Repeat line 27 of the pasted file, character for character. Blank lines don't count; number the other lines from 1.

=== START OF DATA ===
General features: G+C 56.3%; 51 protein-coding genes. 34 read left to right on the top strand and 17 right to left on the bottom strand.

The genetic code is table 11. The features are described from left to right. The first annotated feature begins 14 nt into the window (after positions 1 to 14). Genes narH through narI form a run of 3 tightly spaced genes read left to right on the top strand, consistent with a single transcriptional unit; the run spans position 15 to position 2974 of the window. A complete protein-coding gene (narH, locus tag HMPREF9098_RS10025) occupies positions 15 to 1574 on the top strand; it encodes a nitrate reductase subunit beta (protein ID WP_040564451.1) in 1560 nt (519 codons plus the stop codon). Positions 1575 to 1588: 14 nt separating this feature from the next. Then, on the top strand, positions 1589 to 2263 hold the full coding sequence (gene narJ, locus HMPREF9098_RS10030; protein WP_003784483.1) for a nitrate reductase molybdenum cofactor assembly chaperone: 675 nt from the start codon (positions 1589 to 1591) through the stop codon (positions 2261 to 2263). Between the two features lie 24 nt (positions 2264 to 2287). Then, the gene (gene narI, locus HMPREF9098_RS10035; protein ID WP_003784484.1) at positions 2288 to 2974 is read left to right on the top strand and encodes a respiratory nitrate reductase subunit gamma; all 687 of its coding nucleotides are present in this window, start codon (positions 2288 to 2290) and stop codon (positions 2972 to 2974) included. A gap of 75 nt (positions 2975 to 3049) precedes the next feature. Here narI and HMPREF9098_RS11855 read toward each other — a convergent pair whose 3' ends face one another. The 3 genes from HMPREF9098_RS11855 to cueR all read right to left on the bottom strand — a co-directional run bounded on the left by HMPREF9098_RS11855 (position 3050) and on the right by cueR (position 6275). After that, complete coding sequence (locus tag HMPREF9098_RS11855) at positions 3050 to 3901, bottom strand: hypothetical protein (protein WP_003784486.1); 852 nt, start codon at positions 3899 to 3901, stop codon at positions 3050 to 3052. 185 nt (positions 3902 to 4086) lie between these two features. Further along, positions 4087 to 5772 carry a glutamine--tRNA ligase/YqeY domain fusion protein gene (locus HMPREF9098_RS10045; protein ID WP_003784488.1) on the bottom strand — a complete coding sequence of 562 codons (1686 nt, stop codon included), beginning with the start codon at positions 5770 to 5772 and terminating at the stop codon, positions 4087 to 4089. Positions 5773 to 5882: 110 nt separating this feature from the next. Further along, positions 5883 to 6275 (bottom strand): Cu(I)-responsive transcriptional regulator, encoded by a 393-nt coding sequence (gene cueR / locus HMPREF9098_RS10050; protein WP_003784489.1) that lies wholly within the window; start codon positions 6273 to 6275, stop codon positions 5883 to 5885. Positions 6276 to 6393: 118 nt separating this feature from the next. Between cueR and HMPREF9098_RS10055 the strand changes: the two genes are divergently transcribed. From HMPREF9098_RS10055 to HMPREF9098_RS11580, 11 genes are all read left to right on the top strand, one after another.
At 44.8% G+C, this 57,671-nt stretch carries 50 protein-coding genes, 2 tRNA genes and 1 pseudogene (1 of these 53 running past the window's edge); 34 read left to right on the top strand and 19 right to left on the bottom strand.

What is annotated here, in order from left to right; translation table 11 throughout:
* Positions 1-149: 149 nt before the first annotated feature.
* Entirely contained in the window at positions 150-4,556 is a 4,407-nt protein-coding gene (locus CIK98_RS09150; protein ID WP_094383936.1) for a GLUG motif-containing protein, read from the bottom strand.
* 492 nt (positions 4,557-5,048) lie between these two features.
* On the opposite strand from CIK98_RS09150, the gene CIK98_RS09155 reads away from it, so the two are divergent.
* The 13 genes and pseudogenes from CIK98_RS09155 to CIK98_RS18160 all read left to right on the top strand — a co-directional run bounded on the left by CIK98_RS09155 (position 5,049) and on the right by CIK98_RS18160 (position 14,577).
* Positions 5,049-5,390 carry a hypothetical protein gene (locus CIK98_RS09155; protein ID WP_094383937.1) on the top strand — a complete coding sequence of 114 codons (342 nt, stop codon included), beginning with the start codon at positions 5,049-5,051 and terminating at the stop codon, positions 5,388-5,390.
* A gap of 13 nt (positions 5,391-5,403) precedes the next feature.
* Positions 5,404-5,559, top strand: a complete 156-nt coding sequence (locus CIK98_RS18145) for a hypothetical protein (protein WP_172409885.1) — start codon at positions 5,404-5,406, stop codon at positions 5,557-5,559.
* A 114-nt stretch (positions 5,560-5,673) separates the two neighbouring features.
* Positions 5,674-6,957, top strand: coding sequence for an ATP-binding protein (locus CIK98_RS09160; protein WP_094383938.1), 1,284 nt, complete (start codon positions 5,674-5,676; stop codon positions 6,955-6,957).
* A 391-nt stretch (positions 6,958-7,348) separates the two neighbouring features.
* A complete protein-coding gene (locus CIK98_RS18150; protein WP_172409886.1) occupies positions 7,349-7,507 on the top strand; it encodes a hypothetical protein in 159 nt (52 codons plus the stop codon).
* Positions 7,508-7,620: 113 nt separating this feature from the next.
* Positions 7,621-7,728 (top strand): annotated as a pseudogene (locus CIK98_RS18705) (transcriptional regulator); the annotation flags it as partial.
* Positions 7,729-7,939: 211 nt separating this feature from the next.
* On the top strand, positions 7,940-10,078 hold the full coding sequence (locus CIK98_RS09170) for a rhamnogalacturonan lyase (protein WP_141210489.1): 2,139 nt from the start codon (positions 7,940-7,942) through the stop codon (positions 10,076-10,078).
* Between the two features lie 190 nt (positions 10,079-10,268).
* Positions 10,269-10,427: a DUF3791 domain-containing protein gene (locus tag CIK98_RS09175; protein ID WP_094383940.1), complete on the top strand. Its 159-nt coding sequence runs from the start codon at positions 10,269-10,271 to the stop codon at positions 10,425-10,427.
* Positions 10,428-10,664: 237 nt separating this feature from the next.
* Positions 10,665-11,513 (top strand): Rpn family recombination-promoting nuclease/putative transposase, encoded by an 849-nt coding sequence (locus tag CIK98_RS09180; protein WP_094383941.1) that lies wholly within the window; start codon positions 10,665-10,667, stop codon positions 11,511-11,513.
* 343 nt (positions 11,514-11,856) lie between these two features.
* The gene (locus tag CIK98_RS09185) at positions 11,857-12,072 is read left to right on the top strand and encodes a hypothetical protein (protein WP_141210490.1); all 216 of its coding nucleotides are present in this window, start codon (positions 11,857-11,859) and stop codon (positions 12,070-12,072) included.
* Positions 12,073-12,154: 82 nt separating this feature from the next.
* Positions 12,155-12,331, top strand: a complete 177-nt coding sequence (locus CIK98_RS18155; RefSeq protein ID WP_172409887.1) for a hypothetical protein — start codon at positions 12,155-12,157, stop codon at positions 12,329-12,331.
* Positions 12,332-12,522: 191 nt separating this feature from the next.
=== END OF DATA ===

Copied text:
* Positions 12,073-12,154: 82 nt separating this feature from the next.